Af­ter a quick lunch break Richards and Dal­ton went to work in­stalling the Di­a­mond Eye dual ex­haust sys­tem, which re­quired some fab­ri­ca­tion/cus­tomiza­tion and proved to be much more dif­fi­cult than the in­take in­stal­la­tion or pro­gram­mer tun­ing. They en­coun­tered two ma­jor is­sues that threw wrenches into what could have been a straight­for­ward in­stal­la­tion. First, the in­struc­tions sup­plied with the kit in­di­cated that the fac­tory ex­haust sys­tem should be cut at a point 4 inches past the DPF, yet that seemed to leave us a few inches short

when it came time to put things back to­gether. This could have been caused by man­u­fac­tur­ing changes at GM or sim­ply a typo in the in­struc­tions. Ei­ther way we would highly rec­om­mend cut­ting the fac­tory ex­haust tub­ing at 8 inches from the DPF hangar, then cut­ting again as nec­es­sary for proper fit­ment of the Di­a­mond Eye ex­haust com­po­nents. The other area where we ran into is­sues was clear­ance of the fac­tory goose­neck mount un­der the bed. It seems as though the rout­ing of the driver-side ex­haust tub­ing and the goose­neck struc­ture both wanted to oc­cupy the same space, re­quir­ing Richards to use a rather large 3-pound “per­suader” to flat­ten out the top side of the ex­haust tub­ing to clear the goose­neck mount.

Af­ter the ad­di­tional fit­ment, cus­tomiza­tion and fab­ri­ca­tion re­quired to in­stall the ex­haust sys­tem, Richards and Dal­ton fin­ished the in­stal­la­tion and align­ment of the dual pol­ished stain­less steel Di­a­mond Eye 5-inch-di­am­e­ter ex­haust tips in a to­tal of about 4 hours with the truck on one of the shop’s two-post lifts. If you are per­form­ing the in­stal­la­tion your­self with­out the aid of a lift it will likely take ad­di­tional time. As al­ways, when work­ing in, on and un­der your truck be sure to prac­tice safe shop tech­niques, and if you are at all un­sure if you have the skills to per­form the task, leave it to the pros at your lo­cal per­for­mance diesel shop. Fol­low along over the next sev­eral pages to see the ba­sics of the in­stal­la­tion process.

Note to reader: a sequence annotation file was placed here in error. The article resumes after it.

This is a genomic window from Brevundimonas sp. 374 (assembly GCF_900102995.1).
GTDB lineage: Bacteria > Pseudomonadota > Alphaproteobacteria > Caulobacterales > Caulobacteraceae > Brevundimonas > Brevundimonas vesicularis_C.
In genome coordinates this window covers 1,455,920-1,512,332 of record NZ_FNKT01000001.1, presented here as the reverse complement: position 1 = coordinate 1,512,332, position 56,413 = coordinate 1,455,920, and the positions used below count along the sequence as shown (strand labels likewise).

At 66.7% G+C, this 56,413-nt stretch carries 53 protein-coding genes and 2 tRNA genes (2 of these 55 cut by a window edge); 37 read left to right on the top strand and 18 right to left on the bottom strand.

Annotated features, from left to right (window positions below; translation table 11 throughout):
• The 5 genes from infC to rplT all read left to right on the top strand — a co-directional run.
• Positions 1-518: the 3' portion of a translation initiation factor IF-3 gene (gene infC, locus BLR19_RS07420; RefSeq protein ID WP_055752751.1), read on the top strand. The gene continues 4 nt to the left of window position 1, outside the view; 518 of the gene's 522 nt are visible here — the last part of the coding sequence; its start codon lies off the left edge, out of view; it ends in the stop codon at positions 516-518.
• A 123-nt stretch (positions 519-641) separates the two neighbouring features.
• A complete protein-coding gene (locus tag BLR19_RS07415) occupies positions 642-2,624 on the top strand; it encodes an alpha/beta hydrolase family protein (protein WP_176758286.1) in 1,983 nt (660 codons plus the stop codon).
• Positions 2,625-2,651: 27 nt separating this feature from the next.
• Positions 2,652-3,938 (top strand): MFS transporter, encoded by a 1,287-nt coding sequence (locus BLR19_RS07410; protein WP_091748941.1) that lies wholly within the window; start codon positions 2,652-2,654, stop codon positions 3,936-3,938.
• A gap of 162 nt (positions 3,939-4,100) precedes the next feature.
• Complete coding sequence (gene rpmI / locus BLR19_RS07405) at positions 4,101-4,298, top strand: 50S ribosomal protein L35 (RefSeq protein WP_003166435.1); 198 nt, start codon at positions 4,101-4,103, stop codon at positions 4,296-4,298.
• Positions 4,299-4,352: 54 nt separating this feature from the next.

When the in­stal­la­tion was com­pleted we drove the truck down to Beans Diesel Per­for­mance for an­other crack at their Dyno­com chas­sis dyno. Us­ing the Hyper­tech pro­gram­mer, we put the truck in stock mode and mea­sured 333.8 hp and 592.7 lb-ft of torque for al­most 10 hp of im­prove­ment with the bet­ter breath­ing from the in­take and ex­haust. In Tune 1 on the Max En­ergy pro­gram­mer the truck made a dyno pull of 343.9 hp and 598.2 lb-ft of torque for an­other 10-hp im­prove­ment, as ex­pected from Hyper- tech’s test­ing. Dyno mea­sure­ments from Tune 2 showed that the truck was mak­ing 368.4 hp and 637 lb-ft of torque for an in­crease of about 43 hp over stock, while Tune 3 maxed out at 384.4 hp and 679.1 lb-ft of torque for a to­tal in­crease of right around 60 hp.